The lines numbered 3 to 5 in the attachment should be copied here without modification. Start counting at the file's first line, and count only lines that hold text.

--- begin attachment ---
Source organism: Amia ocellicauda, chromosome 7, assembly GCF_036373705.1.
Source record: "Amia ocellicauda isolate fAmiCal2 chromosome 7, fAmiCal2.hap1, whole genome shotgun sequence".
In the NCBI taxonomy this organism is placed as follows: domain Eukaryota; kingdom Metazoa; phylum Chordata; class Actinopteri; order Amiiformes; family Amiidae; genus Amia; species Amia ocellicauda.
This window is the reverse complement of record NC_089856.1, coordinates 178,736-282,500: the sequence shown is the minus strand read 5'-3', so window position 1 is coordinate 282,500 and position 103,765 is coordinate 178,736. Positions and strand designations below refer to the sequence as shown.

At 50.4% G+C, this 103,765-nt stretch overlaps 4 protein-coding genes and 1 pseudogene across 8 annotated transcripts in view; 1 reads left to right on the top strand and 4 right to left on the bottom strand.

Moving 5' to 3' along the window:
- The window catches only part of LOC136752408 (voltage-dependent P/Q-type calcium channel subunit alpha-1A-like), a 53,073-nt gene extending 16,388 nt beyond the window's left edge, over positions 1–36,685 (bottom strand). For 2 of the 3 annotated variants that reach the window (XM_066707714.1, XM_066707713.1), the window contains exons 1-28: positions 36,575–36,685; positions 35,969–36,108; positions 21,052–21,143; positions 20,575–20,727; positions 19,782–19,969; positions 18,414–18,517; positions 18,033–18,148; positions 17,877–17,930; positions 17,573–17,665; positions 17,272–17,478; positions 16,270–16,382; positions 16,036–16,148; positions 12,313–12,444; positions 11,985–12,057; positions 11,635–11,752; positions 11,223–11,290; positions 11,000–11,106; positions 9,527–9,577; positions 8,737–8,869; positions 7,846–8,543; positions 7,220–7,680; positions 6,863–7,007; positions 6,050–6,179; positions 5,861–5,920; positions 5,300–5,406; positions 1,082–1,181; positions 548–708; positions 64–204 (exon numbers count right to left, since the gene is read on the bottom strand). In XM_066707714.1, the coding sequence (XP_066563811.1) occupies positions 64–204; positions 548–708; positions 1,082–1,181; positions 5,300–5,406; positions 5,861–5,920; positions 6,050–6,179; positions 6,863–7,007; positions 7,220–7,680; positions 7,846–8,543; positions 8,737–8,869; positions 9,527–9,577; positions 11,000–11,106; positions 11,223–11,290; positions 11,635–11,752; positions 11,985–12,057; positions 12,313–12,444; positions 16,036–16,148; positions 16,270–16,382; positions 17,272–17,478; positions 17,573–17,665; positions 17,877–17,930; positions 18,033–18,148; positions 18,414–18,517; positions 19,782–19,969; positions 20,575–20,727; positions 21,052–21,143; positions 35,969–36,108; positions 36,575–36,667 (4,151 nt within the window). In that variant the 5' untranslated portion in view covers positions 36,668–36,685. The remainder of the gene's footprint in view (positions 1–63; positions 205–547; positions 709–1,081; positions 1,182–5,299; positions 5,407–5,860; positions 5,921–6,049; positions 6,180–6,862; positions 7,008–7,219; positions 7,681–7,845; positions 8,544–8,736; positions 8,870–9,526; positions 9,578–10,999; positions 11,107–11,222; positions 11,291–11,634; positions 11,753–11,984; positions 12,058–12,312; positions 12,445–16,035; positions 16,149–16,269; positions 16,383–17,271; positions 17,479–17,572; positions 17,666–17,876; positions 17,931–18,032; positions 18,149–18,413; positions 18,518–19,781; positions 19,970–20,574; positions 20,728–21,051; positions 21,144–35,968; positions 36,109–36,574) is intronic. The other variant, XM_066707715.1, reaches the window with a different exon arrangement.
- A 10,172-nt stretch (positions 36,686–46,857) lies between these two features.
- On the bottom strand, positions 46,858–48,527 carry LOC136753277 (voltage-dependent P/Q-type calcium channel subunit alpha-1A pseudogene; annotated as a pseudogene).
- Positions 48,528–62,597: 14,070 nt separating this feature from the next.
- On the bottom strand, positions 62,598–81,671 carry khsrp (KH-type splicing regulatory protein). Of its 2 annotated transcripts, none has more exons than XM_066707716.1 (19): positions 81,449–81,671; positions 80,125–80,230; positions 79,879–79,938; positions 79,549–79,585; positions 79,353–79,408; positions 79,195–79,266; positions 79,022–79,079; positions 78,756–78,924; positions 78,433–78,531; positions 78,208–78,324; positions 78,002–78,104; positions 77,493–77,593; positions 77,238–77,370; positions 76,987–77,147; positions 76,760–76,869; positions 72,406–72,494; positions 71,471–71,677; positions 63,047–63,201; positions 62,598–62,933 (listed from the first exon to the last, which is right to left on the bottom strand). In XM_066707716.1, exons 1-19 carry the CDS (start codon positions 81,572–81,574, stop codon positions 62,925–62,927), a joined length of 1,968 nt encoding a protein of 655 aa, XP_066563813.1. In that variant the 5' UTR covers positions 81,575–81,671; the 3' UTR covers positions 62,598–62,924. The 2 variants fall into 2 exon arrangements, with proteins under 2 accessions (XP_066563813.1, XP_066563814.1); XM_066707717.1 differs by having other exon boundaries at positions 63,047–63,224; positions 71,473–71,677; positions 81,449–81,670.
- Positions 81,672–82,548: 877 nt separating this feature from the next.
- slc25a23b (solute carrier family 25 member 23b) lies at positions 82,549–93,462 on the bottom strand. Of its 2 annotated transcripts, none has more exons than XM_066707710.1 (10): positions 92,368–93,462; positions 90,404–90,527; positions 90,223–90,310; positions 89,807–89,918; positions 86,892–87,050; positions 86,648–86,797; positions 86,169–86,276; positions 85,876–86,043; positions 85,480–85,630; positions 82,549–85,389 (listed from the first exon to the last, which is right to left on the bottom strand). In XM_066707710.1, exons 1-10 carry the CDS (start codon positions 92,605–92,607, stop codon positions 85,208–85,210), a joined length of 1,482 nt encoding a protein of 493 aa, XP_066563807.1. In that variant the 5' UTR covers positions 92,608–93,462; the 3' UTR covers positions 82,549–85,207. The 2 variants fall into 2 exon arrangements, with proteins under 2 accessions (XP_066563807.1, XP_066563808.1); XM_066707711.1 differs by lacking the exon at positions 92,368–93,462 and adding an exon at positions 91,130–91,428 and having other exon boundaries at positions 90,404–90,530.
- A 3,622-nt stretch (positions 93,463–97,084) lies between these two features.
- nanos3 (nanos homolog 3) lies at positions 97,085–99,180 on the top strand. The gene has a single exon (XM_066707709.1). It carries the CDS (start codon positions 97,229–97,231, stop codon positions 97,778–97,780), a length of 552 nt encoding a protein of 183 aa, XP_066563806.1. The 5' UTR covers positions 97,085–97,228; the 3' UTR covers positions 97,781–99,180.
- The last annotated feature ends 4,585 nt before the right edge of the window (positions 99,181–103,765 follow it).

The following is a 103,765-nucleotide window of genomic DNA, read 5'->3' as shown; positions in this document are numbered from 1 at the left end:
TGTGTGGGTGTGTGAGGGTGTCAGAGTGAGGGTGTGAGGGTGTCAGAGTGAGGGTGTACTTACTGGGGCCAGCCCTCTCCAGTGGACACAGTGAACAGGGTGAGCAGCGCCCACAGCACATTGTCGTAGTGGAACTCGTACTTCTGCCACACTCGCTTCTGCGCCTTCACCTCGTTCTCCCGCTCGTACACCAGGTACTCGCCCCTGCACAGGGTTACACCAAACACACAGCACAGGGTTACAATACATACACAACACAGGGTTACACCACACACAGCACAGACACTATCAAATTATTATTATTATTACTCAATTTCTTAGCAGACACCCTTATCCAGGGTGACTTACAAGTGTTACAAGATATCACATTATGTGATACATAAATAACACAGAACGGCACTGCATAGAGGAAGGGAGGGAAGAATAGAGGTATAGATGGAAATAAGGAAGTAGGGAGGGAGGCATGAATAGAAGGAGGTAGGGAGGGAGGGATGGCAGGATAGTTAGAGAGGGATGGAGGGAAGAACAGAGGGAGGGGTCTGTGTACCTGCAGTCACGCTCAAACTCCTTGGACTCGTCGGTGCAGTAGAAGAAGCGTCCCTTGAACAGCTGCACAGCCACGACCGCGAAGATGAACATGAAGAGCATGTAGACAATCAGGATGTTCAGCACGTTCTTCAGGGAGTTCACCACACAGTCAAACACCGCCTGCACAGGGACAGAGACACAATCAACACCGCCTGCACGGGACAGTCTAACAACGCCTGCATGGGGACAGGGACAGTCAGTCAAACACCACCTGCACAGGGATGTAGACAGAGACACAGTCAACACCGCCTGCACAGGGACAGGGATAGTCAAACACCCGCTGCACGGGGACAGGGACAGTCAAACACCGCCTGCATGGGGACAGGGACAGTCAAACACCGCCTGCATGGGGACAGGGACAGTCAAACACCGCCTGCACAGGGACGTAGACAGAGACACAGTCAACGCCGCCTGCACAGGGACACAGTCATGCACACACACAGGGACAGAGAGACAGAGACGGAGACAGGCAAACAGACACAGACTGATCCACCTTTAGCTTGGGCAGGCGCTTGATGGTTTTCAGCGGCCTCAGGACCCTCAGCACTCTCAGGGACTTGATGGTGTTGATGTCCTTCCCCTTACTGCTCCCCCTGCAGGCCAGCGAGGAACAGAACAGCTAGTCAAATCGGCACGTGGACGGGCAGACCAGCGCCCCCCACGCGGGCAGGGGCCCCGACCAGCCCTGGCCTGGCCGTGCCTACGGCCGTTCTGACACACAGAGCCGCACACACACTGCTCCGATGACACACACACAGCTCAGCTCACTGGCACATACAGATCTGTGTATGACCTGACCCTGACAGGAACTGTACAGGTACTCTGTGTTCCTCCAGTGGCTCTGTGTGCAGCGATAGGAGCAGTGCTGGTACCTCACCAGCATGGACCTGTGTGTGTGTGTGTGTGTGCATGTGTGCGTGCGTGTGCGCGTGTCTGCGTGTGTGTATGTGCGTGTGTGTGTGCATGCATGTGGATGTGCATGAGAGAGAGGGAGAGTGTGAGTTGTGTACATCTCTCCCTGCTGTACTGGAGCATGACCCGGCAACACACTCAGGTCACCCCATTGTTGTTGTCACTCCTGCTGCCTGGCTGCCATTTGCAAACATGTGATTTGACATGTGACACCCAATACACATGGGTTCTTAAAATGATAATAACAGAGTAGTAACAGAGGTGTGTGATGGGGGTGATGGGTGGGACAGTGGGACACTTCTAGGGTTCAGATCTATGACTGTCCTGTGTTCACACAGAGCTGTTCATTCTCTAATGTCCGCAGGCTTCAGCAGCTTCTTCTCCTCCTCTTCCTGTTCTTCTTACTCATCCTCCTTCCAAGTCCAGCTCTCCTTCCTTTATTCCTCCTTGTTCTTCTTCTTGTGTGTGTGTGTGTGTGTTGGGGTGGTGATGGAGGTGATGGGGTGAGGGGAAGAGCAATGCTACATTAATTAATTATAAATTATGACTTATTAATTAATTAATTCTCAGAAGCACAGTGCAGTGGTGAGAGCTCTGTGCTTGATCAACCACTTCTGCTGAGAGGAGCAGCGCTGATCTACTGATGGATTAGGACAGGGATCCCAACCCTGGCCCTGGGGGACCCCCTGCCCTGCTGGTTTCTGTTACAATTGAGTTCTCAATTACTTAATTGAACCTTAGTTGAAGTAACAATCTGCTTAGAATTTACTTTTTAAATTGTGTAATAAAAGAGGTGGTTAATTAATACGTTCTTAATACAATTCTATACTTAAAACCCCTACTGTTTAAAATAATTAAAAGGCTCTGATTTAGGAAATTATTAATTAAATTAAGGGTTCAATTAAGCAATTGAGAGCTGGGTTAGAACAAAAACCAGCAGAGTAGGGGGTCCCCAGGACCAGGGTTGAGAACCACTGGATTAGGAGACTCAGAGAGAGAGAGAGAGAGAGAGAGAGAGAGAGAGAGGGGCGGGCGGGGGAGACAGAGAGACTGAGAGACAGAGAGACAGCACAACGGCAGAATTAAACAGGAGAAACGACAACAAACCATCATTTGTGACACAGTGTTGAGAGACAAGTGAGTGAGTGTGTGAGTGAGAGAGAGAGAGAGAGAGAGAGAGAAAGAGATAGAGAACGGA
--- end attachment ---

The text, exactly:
In the NCBI taxonomy this organism is placed as follows: domain Eukaryota; kingdom Metazoa; phylum Chordata; class Actinopteri; order Amiiformes; family Amiidae; genus Amia; species Amia ocellicauda.
This window is the reverse complement of record NC_089856.1, coordinates 178,736-282,500: the sequence shown is the minus strand read 5'-3', so window position 1 is coordinate 282,500 and position 103,765 is coordinate 178,736. Positions and strand designations below refer to the sequence as shown.

At 50.4% G+C, this 103,765-nt stretch overlaps 4 protein-coding genes and 1 pseudogene across 8 annotated transcripts in view; 1 reads left to right on the top strand and 4 right to left on the bottom strand.